Listening to the news bulletin describing how a defrocked priest was cleared of rape over a technicality, his victim felt a numb pain squeezing him inside.

Like a tree, you’ll only grow as strong as its roots – but I’ll survive

But while the ruling sparked outrage online, LC, who only feels safe going by his initials, is devoid of anger.

“I never thought I’d see my case on the news. The hurt remains, and every day is a challenge not to let anger reign. Who knows what I’ll do if I let anger take over; I don’t want to go there,” the 34-year-old told The Sunday Times following Wednesday’s court decision.

LC was the only boy to be raped from the 11 who were abused by priests in Sta Venera’s St Joseph Home. However, the rape charge against Godwin Scerri, who has since been defrocked, collapsed because of a mistake on the charge sheet over where the abuse took place.

Mr Scerri, 75, was last August convicted of abusing boys in his care about 20 years ago and sentenced to five years’ imprisonment. He has since appealed.

However, the former priest was acquitted of rape because the victim testified it had taken place in Sta Venera, while the police charge sheet said the incident occurred in Marfa.

The Attorney General had appealed against this ruling, but four days ago the appeals court upheld the original decision – saying the prosecution had had adequate time to correct this mistake but failed to do so.

LC reflected on the case and conceded he had taken it for granted that the former priest would be convicted of the rape.

“All I want is justice and for the priest to stop trying to hide from reality,” he said.

“We were children under his care. He was there to protect us and uphold our religion’s values,” LC said, adding that at least recounting what he had endured in court and being believed had brought some closure and relief. “My conscience didn’t allow me to rest until I got this off my chest. The priest did whatever he did against my will – he robbed me of my childhood. Now I just want him to recognise what he did and stop fooling himself, otherwise he will never rest – he is just escaping reality,” he said.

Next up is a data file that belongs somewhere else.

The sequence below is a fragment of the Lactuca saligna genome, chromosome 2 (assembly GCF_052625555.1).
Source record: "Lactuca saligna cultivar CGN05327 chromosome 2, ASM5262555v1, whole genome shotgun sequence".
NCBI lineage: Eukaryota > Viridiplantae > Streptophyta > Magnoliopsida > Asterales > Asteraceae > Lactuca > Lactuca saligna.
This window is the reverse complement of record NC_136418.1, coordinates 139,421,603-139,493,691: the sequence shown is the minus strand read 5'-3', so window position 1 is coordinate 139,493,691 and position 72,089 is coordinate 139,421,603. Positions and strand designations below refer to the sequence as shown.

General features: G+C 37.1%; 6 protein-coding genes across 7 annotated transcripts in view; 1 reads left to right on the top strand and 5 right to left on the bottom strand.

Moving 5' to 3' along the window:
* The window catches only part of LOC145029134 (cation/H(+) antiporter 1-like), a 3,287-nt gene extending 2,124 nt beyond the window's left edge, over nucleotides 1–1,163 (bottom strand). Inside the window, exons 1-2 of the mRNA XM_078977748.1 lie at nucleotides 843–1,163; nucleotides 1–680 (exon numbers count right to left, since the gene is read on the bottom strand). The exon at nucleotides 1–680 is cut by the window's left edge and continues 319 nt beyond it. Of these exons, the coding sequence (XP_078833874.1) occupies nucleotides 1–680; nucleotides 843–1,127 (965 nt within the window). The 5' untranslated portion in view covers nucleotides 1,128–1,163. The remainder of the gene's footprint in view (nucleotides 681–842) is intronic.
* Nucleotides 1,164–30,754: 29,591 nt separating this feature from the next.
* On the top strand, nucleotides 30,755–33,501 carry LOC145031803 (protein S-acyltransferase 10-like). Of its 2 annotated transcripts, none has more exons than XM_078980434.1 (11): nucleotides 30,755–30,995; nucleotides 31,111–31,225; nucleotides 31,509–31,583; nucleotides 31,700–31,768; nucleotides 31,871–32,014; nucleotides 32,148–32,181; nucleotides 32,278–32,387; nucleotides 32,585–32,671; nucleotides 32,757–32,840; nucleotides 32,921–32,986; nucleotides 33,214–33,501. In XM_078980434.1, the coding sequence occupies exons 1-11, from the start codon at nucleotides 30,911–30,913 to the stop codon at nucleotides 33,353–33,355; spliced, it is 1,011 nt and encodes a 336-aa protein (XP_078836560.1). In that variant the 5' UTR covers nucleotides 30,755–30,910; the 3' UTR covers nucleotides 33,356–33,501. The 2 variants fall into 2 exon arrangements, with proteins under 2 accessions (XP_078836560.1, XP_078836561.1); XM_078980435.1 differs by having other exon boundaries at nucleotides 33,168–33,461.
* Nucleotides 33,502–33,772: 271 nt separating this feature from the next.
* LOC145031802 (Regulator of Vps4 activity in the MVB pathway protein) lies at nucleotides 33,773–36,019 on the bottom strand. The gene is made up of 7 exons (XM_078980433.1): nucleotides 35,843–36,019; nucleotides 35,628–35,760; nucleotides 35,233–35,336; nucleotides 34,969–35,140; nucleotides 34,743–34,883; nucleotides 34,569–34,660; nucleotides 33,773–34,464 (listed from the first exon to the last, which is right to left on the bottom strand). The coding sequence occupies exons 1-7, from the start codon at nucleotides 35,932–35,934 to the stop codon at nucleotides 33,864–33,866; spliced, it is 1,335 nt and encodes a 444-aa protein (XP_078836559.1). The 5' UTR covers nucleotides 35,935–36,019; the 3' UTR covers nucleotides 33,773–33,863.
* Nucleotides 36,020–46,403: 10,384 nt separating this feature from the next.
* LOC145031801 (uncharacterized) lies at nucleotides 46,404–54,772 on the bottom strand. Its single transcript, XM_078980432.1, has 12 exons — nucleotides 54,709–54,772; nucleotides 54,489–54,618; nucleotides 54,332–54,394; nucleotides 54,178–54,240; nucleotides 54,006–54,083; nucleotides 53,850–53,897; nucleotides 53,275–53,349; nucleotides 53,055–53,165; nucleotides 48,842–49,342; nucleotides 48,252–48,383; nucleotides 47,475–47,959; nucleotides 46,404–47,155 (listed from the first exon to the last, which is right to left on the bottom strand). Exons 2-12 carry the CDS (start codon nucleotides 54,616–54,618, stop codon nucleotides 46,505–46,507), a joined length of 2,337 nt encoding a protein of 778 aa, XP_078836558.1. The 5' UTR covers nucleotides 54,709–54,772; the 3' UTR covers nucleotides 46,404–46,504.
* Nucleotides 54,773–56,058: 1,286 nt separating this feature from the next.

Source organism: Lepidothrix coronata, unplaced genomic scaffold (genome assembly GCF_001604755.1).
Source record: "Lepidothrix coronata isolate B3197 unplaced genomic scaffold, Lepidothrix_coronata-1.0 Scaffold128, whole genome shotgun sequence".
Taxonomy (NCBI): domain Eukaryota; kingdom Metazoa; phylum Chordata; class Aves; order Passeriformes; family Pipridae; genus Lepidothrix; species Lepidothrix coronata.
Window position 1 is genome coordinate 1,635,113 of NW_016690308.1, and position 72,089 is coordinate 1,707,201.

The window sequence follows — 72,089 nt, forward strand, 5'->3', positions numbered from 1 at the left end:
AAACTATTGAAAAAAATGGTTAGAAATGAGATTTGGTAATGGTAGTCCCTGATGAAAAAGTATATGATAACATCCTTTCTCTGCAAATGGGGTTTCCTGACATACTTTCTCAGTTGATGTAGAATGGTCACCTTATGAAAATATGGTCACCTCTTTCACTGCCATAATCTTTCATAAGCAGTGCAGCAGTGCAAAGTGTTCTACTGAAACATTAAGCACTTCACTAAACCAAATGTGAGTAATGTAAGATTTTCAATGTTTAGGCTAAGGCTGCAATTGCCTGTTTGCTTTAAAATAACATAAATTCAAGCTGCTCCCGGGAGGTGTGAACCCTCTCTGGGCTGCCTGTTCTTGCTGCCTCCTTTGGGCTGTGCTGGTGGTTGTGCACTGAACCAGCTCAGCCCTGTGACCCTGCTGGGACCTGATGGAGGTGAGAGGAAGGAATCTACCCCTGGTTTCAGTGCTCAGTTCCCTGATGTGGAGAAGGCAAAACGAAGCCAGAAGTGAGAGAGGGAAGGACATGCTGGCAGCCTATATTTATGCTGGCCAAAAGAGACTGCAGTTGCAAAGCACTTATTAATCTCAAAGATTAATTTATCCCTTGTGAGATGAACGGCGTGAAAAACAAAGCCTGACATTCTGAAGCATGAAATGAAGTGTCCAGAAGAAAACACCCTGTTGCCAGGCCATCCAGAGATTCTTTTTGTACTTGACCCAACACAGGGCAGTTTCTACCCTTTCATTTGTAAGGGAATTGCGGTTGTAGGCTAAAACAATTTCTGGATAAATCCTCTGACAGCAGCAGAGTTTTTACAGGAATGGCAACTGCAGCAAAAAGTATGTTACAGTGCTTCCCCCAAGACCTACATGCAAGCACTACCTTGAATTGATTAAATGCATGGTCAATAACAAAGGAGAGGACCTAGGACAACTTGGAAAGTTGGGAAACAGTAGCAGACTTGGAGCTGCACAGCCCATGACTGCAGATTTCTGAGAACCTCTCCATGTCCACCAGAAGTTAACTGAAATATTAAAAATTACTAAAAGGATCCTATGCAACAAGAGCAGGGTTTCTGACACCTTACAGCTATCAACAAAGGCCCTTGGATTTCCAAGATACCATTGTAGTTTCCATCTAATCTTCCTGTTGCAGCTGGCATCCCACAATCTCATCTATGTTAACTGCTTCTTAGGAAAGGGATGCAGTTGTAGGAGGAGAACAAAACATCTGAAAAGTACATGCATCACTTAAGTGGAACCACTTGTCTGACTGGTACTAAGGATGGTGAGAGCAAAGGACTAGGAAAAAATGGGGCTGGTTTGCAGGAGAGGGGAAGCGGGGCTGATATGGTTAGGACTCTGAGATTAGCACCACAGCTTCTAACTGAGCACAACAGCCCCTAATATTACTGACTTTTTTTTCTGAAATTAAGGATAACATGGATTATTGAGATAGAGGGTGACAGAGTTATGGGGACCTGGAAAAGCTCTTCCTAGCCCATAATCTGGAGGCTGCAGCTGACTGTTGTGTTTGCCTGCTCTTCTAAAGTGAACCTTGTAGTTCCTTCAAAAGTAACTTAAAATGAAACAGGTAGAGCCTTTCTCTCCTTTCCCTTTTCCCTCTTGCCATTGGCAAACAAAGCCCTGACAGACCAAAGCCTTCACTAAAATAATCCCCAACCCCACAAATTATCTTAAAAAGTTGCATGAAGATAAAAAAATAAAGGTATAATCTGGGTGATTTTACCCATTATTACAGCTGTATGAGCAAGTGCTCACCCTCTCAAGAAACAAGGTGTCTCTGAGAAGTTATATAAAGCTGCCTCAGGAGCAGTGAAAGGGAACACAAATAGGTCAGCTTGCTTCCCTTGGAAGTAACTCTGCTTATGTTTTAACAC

LC has since found his own semblance of harmony in life, but he feels it’s a “24-hour struggle” to maintain this inner peace.

Life was never easy for the young man. His mother put him in Fra Diegu, a nun’s home, when he was just seven months old. He described his mother as an aggressive woman who had children from different men.

By the age of nine he was transferred to St Joseph Home – where he was sexually assaulted by three priests. By 18 he left the institute, but felt like a misfit entering a world where he had nowhere to go.

He fought hard against life’s currents that threatened to drown him, and although he remains a loner he seeks normality in football and work – living a simple life in the north of the island.

Asked if he would take up the Church’s offer to provide the victims of abuse psychiatric and psychological support, LC smiled.

“What’s the use of seeing a psychologist today? We’ve been through so much and I’ve had to deal with life’s uphill struggles on my own to seek peace,” he said.

The sexual assault and rape are woven into his psyche and fleeting visions of what happened pop up every day.

“Like a tree, you’ll only grow as strong as its roots – but I’ll survive.”